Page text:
The following is from a reader located in the U.S who took his son hunting with a .243 caliber rifle. To ensure adequate penetration on wild pigs, the gentleman selected the 80 grain Barnes Vortex TTSX factory load (approx 3330fps in 22" sporter rifles). The range of this pig was 60 yards. It can be considered medium in size and although it shows Sus Scrofa attributes, note the Kunekune tassel at the jaw line.
In the first photo, we can see where the bullet struck behind the shoulder (behind the shield). The exit wound is disproportionate to caliber as a result of the high impact velocity and rapid expansion.
Entry wound as seen beneath the hide.
Penetration was certainly adequate. Nevertheless, the exit wound is smaller than the entry, indicating that its energy was spent very quickly. The TTSX can help wring extra performance from the .243 when hunting larger bodied animals, but it does have its limits. On very large animals or at extended ranges, this bullet design can offer less than ideal performance and kills can be quite slow. As with all bullet designs, the Barnes has both strengths and weakness. In this case, the strengths of the Barnes were put to very good use.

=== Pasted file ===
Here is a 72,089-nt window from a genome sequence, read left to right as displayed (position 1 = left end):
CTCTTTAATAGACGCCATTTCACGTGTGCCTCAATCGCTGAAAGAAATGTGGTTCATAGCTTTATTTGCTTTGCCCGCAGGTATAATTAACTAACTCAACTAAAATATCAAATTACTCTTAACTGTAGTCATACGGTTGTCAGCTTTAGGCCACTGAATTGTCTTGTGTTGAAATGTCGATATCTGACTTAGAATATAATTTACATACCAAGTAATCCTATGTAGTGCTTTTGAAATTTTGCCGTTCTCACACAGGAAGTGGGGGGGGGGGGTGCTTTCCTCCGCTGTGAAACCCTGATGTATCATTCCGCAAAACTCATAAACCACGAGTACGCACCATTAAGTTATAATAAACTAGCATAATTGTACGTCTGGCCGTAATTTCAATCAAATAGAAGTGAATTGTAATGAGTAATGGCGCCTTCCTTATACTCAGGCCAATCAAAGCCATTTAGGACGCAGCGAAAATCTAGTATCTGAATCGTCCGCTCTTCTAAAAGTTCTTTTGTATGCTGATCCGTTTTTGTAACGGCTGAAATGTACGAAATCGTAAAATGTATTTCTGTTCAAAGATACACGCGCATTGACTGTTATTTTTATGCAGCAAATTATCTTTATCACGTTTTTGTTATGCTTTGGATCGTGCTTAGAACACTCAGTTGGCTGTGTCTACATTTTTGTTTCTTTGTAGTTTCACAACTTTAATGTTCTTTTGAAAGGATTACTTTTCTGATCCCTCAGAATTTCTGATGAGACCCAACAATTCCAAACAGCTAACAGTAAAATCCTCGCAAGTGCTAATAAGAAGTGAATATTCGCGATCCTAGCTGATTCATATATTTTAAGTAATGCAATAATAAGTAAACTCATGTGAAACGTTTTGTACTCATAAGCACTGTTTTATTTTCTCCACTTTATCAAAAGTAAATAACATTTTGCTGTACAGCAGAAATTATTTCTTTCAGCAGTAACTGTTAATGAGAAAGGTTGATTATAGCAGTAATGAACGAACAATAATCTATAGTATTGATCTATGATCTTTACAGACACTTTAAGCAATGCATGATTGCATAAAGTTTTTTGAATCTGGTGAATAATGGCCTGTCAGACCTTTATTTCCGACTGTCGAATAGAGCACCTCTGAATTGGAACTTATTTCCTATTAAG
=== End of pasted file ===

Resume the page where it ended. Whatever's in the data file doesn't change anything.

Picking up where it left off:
In the photo below, we can see the full extent of the internal (heart) wounding. Heart shot game tend to run a good distance and unless the reader corrects me, I will assume the same occurred in this case. Regardless, the heart has been destroyed, ensuring a clean kill. The wound can be described as disproportionate to caliber as a result of high velocity interrupted by bullet expansion leading to hydraulic wounding.
The blood trail.
It takes time to really get to know the smaller bores and how various bullet designs can be put to use. For example, if a very small projectile fails to expand (e.g low velocity / tough construction / lack of game resistance), wounds can be very small. To render large wounds from the likes of the .243, bullet makers generally produce bullet designs that shed weight - or what some might call 'bullet blow up'. Those big internal wounds that you might have witnessed when using a .243, go hand in hand with weight shedding. The risk (especially with the .243) is shallow penetration. It is therefore up to the hunter to educate himself. We may choose a bullet somewhere in the middle, one that sheds say 50% weight but retains its shank. In other cases we may wish to work at the opposite extremes, depending oh how much penetration we need versus expansion.